April 17, 2018 12:26 PM

Three parents who lost children in the 2012 Sandy Hook Elementary School mass shooting have filed two defamation suits against Alex Jones, the notorious radio host and conspiracy theorist who has called the massacre a “giant hoax,” PEOPLE learns.

On Monday, Houston attorney Mark D. Bankston filed the suits in Travis County District Court in Austin, Texas, where Jones is based.

Jones hosts an eponymous radio show and owns Infowars.com, a website that has trafficked in conspiracy theories on various topics including Sandy Hook.

Bankston is representing Neil Heslin, whose 7-year-old son, Jesse Lewis, was killed in the Dec. 14, 2012, school shooting in Newtown, Connecticut; and Leonard Pozner and Veronique De La Rosa, whose 6-year-old son, Noah, was also killed.

The shooting left 20 children and six adults dead at the school before the shooter killed himself.

Heslin is seeking in excess of $1 million in damages from Jones and Infowars as well as Infowars reporter Owen Shroyer and Jones’ company, Free Speech Systems, according to the complaint, which was obtained by PEOPLE.

Heslin is suing for damage to his reputation and for the mental anguish he suffered after Jones and Shroyer accused him of lying about his son’s death, the suit argues.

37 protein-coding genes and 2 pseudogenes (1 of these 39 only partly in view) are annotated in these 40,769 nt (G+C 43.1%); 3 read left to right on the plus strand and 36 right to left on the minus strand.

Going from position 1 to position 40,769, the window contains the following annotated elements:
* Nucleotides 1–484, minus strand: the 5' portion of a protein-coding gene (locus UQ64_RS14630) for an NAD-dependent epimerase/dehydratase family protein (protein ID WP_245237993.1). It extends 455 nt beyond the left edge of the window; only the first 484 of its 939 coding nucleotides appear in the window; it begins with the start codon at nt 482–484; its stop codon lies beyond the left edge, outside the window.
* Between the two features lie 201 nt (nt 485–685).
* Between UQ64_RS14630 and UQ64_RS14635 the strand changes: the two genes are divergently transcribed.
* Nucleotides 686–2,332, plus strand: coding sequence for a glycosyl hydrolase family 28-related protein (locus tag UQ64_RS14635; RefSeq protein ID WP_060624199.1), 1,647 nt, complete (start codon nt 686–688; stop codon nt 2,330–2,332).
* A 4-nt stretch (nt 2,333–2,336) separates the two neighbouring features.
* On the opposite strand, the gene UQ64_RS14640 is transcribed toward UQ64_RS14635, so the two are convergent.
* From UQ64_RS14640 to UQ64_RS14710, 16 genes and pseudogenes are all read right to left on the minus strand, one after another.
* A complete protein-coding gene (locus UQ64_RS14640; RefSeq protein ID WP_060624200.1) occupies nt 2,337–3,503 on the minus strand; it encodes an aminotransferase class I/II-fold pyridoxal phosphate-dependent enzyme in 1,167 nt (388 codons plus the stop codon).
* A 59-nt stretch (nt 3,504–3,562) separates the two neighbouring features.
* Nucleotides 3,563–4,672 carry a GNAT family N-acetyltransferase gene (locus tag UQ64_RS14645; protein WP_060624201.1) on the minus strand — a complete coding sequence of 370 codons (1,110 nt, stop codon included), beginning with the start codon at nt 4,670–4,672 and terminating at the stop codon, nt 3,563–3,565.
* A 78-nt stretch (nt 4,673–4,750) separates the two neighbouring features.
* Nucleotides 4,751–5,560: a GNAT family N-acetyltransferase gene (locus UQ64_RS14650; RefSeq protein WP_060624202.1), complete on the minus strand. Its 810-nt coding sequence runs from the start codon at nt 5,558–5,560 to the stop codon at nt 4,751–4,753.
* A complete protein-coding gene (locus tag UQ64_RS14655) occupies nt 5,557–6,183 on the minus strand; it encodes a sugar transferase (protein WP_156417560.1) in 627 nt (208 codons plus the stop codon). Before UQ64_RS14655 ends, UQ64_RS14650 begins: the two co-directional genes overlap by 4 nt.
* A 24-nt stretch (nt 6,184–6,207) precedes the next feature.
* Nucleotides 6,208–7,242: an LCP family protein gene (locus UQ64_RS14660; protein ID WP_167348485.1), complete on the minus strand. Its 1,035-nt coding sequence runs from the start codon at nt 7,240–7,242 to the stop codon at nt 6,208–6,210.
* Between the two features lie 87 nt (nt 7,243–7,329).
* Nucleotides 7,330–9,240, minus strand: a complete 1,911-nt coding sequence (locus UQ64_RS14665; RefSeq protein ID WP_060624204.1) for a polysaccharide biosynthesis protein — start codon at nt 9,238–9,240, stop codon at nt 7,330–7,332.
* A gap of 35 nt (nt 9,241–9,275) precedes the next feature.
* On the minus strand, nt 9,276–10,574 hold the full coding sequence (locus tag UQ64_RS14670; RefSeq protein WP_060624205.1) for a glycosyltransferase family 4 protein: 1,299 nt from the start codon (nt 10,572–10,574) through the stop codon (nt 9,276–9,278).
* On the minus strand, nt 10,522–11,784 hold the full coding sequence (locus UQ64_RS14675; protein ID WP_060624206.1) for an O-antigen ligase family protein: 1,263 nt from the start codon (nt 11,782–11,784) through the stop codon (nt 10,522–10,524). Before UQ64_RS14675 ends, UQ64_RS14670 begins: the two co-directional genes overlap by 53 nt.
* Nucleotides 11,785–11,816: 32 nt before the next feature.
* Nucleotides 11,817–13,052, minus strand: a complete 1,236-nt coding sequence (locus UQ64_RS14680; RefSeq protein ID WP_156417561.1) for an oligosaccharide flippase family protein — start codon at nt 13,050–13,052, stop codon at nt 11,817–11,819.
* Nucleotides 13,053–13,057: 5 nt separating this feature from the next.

Pozner and De La Rosa are also seeking in excess of $1 million in damages from Jones, Infowars and Free Speech Systems.

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From left: Alex Jones with NBC's Megyn Kelly in 2017
Alex Jones/Instagram
Neil Heslin while testifying before Congress in 2013
Alex Wong/Getty

Both Heslin’s suit and the one brought by Pozner and De La Rosa “seek to address specific accusations made by Mr. Jones and Infowars in 2017 that our clients were participants in a sinister cover-up at Sandy Hook,” Bankston, an attorney with Kaster, Lynch, Farrar and Ball, in Houston, tells PEOPLE.

Since 2013, the lawsuits state, Jones has at various times claimed the shooting was staged by the government and employed actors to pose as parents of the victims as part of a massive attempt to hide the truth of what happened.

Inflammatory statements made by Jones and Infowars last year about his clients, Bankston says, “were part of a long history of lies peddled by Jones.”

“Our clients have been tormented for five years by Mr. Jones’ ghoulish accusations that they are actors who faked their children’s deaths as part of a fraud on the American people,” he continues. “Enough is enough.”

Calls for comment from Jones, Shroyer, Infowars, Free Speech Systems and Jones’ attorney were not immediately returned.

Jones has previously described himself as a “devil’s advocate” and said last year, in an interview on NBC’s Sunday Night with Megyn Kelly, that “I tend to believe that children probably did die there [at Sandy Hook].”

“But,” he continued, “then you look at all the other evidence on the other side.”

A compilation of Jones’ comments by the liberal nonprofit Media Matters shows that he has repeatedly denounced the mass shooting as an alleged fiction, including labeling it a “giant hoax” in December 2014. Earlier that year, he said, “I’ve looked at it and undoubtedly there’s a cover-up.”

In a 20-minute segment on his radio show in November 2016, however, Jones attempted to explain his years of past statements as an attempt to foster debate, even if controversial.